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December 1987

An Analysis of 248 Initial Mobilization Tests Performed on an Ambulatory Basis

Author Affiliations

From the Department of Pediatrics, State University of New York Health Science Center at Syracuse.

Am J Dis Child. 1987;141(12):1266-1270. doi:10.1001/archpedi.1987.04460120028025

• Data are presented on 248 initial mobilization tests performed in an ambulatory setting over an 11-year period. Results demonstrate that there is no single, consistent predictor of body burden of lead, although the higher the blood lead level, the greater the amount of excretable (mobilizable) lead. It is recommended that an appropriate ratio of lead excreted in response to chelant Is equal to or greater than 0.5 based on this series of tests. A recommendation is also made to realign the Centers for Disease Control (Atlanta) guidelines for classification of risk. This realignment would coincide with a recommendation that mobilization tests be reserved for children whose blood lead levels ranged from 1.93 to 2.57 µmol/L (40 to 60 µg/dL). Those with higher levels would undergo chelation without prior mobilization studies.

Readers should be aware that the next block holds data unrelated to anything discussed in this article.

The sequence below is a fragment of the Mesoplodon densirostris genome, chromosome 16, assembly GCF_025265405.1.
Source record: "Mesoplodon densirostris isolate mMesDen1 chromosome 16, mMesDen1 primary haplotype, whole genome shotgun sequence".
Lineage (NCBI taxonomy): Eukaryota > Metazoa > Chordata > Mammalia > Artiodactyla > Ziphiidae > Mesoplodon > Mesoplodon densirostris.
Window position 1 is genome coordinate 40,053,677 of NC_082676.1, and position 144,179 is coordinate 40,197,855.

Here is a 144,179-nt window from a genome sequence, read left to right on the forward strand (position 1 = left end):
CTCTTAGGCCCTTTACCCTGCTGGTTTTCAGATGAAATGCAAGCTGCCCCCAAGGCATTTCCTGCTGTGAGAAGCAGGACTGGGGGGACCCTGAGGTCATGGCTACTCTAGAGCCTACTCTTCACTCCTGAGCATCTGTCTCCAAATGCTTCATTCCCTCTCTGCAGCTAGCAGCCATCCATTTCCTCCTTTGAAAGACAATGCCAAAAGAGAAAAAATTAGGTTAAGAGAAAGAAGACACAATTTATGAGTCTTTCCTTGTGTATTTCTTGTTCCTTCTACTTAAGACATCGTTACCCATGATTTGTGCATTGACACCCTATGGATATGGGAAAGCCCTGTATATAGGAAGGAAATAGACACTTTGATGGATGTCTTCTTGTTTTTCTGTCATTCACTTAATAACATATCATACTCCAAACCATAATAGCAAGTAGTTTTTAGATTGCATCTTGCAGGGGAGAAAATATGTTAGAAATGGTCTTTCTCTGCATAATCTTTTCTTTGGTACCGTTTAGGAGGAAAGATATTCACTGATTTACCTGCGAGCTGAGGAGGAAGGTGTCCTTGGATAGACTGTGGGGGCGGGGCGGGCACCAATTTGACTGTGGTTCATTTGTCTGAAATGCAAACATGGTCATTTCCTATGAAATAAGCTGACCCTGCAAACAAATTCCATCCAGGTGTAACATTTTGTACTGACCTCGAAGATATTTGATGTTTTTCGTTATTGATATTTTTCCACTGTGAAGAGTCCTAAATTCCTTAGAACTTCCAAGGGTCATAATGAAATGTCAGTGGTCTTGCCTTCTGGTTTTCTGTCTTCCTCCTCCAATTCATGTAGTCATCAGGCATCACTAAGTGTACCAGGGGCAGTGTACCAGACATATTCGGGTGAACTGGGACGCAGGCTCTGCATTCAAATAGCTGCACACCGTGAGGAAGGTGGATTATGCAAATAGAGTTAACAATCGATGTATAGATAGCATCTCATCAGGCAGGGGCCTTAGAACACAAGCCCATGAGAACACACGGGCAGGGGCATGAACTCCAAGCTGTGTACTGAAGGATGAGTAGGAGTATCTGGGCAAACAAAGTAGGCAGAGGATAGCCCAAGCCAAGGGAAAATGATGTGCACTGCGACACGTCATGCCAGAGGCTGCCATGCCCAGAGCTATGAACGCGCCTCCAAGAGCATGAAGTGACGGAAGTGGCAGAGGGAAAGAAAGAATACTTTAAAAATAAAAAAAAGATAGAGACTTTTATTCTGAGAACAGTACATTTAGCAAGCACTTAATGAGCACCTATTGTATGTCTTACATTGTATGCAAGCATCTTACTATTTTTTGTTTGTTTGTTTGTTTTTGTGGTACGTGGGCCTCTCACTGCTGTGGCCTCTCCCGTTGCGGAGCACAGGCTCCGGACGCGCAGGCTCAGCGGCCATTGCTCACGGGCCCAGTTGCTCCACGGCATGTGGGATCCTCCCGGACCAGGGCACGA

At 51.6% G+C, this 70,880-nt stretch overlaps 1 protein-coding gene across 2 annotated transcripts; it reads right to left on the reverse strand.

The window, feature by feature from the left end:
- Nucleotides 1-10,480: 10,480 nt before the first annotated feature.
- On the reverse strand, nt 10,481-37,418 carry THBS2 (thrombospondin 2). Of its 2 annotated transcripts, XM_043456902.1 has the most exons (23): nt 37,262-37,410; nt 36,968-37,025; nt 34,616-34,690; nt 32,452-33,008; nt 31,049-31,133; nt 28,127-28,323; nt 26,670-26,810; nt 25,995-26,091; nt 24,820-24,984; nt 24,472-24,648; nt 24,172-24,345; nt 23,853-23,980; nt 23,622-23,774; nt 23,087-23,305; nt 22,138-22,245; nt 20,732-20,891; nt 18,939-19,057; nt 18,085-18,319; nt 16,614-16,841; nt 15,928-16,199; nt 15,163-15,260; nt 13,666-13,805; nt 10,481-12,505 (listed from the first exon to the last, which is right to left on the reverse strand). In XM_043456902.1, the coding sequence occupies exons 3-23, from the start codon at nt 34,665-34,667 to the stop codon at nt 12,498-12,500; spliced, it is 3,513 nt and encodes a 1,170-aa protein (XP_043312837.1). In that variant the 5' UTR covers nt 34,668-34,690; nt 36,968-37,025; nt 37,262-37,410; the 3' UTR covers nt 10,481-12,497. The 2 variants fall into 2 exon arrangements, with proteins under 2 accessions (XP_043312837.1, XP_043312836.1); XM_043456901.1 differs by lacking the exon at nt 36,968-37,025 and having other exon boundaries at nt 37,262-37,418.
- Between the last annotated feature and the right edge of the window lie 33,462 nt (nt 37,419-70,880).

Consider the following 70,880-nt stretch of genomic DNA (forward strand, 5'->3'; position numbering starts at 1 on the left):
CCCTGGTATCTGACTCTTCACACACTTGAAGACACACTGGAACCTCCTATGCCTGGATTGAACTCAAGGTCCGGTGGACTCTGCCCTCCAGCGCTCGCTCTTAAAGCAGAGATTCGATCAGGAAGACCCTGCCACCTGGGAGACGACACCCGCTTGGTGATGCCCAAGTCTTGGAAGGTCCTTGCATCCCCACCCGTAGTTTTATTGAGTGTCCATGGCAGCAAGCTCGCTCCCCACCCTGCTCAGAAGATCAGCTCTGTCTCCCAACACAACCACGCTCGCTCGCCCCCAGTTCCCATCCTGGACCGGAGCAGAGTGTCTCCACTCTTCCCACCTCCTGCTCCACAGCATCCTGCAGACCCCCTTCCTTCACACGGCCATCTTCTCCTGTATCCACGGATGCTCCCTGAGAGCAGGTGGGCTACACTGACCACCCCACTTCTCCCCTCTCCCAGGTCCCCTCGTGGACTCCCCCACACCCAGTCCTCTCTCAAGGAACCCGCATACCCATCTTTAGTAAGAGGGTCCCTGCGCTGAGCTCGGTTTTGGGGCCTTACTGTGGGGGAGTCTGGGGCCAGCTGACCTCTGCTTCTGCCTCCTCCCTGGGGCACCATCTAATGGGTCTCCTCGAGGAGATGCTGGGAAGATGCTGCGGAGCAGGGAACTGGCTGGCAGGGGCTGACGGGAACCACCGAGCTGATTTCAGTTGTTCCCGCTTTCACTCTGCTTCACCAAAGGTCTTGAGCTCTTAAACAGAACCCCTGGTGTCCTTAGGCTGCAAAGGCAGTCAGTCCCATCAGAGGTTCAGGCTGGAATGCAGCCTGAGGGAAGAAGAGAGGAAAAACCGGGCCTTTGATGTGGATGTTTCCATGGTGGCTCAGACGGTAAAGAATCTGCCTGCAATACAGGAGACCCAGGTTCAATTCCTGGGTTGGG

(AJDC 1987;141:1266-1270)

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